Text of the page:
CVS Pharmacy is now offering home delivery nationwide for prescription drugs and some front store items, for a service charge of $4.99. Same-day delivery is available in New York City, Boston, Miami, Philadelphia, San Francisco and Washington, DC for a higher rate of $8.99.
Customers can request delivery through the CVS Pharmacy app or by calling their local store.
Not all prescriptions are eligible for delivery; controlled substances, medications that require refrigeration and those paid by Medicare B cannot be delivered. Individual insurance plans will also have to allow delivery for an order to go through. CVS states that their system will recognize if a given plan allows delivery.
Along with prescription drugs, some health and household items are also available for delivery, such as cold and flu remedies, allergy medications, pain relief, first aid, digestive health, vitamins, baby, personal and feminine care products.
“The national launch of our prescription delivery service, including the expansion of same-day delivery in five new markets, is delivering on our promise to make staying healthy simpler for every patient, regardless of where they live,” said Kevin Hourican, President, CVS Pharmacy. “Through a fully customized digital experience, shoppers are now able to enjoy the convenience of CVS Pharmacy right at their doorstep. The rollout of delivery from nearly all of our 9,800 retail pharmacy locations nationwide represents another step forward for us in delivering innovative omnichannel solutions that help people on their path to better health.”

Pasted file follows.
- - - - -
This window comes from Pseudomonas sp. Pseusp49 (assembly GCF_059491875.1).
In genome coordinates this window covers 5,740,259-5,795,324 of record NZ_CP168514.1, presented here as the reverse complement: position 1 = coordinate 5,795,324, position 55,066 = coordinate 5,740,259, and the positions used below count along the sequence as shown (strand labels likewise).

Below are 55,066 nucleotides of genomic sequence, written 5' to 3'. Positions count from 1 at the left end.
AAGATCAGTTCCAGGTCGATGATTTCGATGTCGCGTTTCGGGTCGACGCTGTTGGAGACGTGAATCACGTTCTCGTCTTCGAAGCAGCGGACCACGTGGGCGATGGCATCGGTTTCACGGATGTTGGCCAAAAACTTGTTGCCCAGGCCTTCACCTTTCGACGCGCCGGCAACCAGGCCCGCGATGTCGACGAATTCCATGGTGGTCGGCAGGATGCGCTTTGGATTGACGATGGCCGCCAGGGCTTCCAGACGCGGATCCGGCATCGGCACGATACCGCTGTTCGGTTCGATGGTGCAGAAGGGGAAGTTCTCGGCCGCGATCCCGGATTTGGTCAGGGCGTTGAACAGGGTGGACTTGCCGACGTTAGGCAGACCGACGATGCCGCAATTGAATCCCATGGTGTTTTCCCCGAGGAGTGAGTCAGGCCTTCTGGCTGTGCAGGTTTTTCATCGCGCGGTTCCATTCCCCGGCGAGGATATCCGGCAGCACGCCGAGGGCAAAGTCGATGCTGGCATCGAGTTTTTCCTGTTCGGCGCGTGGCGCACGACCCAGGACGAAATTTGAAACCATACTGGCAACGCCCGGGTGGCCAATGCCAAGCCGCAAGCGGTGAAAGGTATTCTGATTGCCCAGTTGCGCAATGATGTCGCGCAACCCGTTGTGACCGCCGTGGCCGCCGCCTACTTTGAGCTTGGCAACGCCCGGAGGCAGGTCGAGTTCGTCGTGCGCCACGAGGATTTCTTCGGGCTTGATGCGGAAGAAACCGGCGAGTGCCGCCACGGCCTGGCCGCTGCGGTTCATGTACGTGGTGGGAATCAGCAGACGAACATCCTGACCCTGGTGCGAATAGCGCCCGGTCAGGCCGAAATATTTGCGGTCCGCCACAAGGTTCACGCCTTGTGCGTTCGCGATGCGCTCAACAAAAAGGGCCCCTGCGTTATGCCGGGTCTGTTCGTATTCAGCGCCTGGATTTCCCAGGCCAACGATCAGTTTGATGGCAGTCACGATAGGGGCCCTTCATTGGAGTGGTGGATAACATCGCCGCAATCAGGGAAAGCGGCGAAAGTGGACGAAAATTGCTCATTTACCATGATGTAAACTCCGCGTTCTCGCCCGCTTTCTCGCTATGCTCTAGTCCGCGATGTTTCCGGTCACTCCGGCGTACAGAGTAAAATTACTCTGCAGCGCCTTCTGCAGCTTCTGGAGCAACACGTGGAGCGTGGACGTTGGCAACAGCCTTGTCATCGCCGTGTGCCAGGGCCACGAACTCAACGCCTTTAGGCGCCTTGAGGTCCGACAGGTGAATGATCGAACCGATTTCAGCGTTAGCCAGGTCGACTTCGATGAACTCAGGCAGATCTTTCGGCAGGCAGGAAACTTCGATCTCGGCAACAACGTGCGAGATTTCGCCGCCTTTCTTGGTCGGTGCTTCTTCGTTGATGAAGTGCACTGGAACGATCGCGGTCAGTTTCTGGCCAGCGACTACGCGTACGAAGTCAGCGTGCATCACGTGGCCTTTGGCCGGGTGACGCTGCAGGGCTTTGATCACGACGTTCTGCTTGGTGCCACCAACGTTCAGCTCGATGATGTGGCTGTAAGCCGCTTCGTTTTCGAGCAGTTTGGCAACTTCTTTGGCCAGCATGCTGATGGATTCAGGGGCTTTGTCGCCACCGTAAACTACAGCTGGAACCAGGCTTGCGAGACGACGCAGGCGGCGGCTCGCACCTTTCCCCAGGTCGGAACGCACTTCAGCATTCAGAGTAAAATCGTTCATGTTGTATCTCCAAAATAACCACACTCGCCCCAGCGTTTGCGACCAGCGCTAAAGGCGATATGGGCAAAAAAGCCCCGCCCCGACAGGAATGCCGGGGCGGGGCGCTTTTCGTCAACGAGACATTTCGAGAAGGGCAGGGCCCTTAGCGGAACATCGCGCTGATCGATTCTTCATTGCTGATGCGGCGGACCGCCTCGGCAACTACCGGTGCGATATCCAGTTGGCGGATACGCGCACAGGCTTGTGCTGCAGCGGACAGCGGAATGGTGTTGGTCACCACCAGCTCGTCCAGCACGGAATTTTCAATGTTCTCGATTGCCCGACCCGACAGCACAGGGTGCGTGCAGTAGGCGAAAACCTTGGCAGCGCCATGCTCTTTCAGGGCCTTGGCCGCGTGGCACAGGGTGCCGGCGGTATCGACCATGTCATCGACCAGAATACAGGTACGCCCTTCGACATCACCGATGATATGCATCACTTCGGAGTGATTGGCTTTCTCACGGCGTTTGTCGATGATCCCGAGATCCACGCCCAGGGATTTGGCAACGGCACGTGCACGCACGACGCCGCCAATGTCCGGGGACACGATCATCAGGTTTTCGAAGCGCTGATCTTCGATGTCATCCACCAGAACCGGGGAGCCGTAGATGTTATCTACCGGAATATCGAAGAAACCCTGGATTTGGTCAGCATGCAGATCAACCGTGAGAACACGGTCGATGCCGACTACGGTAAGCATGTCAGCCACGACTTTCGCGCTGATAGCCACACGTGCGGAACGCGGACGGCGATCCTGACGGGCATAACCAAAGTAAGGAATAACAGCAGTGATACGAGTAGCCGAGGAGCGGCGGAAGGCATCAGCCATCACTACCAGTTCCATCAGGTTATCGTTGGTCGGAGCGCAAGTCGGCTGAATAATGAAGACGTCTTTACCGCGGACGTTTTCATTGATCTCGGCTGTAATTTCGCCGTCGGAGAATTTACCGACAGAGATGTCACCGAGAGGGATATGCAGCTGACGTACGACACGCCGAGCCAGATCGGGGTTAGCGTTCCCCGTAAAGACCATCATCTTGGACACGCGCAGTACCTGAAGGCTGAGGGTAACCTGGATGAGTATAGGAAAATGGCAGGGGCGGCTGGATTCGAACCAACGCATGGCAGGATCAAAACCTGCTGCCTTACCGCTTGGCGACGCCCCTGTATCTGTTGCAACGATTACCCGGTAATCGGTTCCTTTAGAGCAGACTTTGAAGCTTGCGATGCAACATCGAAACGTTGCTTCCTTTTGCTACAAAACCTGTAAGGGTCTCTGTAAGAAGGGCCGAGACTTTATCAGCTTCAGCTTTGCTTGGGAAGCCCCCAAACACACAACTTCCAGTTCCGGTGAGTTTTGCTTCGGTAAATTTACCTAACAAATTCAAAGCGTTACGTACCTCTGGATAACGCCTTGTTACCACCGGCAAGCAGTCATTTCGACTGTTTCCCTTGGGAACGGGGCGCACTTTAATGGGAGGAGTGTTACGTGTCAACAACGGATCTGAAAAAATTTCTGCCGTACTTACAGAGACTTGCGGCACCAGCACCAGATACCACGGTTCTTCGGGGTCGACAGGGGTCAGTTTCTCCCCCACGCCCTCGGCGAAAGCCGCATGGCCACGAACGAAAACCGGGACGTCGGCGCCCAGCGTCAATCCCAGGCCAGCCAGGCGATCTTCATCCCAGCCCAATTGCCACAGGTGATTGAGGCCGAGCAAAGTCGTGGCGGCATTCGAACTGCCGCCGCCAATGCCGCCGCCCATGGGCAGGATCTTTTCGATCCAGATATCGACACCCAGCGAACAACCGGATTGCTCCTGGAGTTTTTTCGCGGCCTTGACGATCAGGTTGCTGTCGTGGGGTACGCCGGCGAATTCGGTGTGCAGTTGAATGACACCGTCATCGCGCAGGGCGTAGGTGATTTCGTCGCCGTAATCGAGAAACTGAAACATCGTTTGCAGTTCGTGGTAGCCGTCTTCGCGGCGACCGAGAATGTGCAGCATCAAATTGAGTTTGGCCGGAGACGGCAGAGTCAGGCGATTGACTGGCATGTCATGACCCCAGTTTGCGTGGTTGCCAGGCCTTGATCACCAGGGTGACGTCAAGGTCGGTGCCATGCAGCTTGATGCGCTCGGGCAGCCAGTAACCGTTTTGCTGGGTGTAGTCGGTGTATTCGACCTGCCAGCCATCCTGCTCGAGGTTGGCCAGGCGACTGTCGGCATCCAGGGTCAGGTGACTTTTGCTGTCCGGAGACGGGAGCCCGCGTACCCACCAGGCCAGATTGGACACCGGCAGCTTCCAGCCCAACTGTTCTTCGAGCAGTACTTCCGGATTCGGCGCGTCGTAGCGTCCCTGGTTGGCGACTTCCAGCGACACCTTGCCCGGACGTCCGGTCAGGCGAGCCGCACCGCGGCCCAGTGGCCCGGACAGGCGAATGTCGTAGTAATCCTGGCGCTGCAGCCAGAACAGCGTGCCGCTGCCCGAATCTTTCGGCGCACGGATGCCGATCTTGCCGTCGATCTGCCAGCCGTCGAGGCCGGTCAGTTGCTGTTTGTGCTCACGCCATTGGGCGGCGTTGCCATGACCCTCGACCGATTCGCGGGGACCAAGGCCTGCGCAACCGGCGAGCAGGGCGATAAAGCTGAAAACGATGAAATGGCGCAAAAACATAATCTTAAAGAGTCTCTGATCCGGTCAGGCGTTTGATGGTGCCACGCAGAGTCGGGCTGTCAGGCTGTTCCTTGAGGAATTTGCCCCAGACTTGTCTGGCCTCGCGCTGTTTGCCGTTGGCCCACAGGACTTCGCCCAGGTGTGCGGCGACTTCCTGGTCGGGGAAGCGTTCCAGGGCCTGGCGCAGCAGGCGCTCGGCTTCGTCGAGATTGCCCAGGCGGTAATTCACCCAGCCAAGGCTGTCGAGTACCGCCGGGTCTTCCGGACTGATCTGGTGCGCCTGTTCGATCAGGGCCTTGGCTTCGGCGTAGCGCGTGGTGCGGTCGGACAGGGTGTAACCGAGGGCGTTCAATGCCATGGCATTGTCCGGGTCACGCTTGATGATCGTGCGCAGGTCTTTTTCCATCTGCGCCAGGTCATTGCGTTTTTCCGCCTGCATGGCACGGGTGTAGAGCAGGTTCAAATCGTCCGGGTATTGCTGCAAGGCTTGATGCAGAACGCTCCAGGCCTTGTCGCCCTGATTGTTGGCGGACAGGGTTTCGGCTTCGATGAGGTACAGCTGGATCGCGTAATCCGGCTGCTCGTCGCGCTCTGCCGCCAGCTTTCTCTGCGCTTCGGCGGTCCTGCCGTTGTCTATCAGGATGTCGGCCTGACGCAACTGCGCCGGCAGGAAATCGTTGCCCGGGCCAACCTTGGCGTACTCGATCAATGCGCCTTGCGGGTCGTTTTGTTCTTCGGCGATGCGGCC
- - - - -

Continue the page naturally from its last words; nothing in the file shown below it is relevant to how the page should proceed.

The deliveries are handled by USPS. Orders placed by 4pm, Monday through Thursday will be delivered in 1 to 2 days; orders placed by 4pm on Friday will be delivered on Monday while orders place by 3pm on Saturday will be delivered by Tuesday. Any order placed after 3pm on Saturday or any time on Sunday will be delivered by Wednesday. Saturday and Sunday same-day delivery orders need to be placed by 11am and will be delivered by 4pm.
For more information visit CVS.com.
This article originally appeared on MPR